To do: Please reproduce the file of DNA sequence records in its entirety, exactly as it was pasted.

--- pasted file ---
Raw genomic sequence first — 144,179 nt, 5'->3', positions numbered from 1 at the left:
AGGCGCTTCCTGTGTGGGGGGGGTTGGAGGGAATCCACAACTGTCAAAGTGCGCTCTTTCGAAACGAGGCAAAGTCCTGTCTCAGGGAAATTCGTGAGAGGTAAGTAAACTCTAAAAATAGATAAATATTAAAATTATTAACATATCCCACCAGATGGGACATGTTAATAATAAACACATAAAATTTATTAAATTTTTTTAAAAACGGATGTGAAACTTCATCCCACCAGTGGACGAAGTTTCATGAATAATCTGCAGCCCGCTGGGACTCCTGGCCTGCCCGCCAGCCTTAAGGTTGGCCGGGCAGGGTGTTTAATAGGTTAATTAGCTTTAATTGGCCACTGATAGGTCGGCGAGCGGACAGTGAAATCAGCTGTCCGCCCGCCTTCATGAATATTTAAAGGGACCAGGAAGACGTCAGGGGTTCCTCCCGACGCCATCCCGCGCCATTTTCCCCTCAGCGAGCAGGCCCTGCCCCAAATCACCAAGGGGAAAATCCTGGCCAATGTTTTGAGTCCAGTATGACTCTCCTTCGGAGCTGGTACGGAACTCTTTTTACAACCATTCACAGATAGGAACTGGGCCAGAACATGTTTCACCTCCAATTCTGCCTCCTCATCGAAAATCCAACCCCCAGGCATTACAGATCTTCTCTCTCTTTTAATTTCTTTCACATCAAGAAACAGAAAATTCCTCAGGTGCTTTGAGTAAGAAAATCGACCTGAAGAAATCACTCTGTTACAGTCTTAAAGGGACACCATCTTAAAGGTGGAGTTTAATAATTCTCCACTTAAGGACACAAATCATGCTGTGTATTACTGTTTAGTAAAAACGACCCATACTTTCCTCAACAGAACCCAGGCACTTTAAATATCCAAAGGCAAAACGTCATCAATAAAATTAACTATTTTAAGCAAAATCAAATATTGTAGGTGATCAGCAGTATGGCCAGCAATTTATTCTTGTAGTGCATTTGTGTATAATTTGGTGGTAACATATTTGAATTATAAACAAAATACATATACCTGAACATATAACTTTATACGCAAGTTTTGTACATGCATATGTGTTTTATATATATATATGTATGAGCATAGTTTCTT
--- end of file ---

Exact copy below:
Raw genomic sequence first — 144,179 nt, 5'->3', positions numbered from 1 at the left:
AGGCGCTTCCTGTGTGGGGGGGGTTGGAGGGAATCCACAACTGTCAAAGTGCGCTCTTTCGAAACGAGGCAAAGTCCTGTCTCAGGGAAATTCGTGAGAGGTAAGTAAACTCTAAAAATAGATAAATATTAAAATTATTAACATATCCCACCAGATGGGACATGTTAATAATAAACACATAAAATTTATTAAATTTTTTTAAAAACGGATGTGAAACTTCATCCCACCAGTGGACGAAGTTTCATGAATAATCTGCAGCCCGCTGGGACTCCTGGCCTGCCCGCCAGCCTTAAGGTTGGCCGGGCAGGGTGTTTAATAGGTTAATTAGCTTTAATTGGCCACTGATAGGTCGGCGAGCGGACAGTGAAATCAGCTGTCCGCCCGCCTTCATGAATATTTAAAGGGACCAGGAAGACGTCAGGGGTTCCTCCCGACGCCATCCCGCGCCATTTTCCCCTCAGCGAGCAGGCCCTGCCCCAAATCACCAAGGGGAAAATCCTGGCCAATGTTTTGAGTCCAGTATGACTCTCCTTCGGAGCTGGTACGGAACTCTTTTTACAACCATTCACAGATAGGAACTGGGCCAGAACATGTTTCACCTCCAATTCTGCCTCCTCATCGAAAATCCAACCCCCAGGCATTACAGATCTTCTCTCTCTTTTAATTTCTTTCACATCAAGAAACAGAAAATTCCTCAGGTGCTTTGAGTAAGAAAATCGACCTGAAGAAATCACTCTGTTACAGTCTTAAAGGGACACCATCTTAAAGGTGGAGTTTAATAATTCTCCACTTAAGGACACAAATCATGCTGTGTATTACTGTTTAGTAAAAACGACCCATACTTTCCTCAACAGAACCCAGGCACTTTAAATATCCAAAGGCAAAACGTCATCAATAAAATTAACTATTTTAAGCAAAATCAAATATTGTAGGTGATCAGCAGTATGGCCAGCAATTTATTCTTGTAGTGCATTTGTGTATAATTTGGTGGTAACATATTTGAATTATAAACAAAATACATATACCTGAACATATAACTTTATACGCAAGTTTTGTACATGCATATGTGTTTTATATATATATATGTATGAGCATAGTTTCTT